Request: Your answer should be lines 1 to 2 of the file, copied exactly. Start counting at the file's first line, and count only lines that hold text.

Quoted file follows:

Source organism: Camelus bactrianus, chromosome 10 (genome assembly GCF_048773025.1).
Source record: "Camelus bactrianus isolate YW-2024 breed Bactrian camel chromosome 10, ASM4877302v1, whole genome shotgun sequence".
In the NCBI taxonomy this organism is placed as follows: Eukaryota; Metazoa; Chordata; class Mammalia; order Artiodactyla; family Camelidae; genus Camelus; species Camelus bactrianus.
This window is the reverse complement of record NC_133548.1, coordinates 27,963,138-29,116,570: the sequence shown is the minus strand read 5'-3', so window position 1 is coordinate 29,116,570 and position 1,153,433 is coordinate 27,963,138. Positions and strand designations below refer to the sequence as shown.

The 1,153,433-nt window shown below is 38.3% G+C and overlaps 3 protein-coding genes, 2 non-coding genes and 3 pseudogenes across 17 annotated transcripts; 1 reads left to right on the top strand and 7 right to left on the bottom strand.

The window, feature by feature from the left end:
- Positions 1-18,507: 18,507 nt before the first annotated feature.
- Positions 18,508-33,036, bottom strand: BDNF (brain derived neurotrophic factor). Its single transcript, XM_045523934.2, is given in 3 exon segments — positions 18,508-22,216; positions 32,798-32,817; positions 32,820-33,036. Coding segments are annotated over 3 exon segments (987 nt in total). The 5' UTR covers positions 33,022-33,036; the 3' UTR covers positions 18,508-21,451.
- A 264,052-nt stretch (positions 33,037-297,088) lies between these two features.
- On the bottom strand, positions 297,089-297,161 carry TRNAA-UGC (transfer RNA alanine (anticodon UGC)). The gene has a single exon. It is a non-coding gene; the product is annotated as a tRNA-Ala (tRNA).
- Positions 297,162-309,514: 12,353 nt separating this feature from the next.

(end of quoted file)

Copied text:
Source organism: Camelus bactrianus, chromosome 10 (genome assembly GCF_048773025.1).
Source record: "Camelus bactrianus isolate YW-2024 breed Bactrian camel chromosome 10, ASM4877302v1, whole genome shotgun sequence".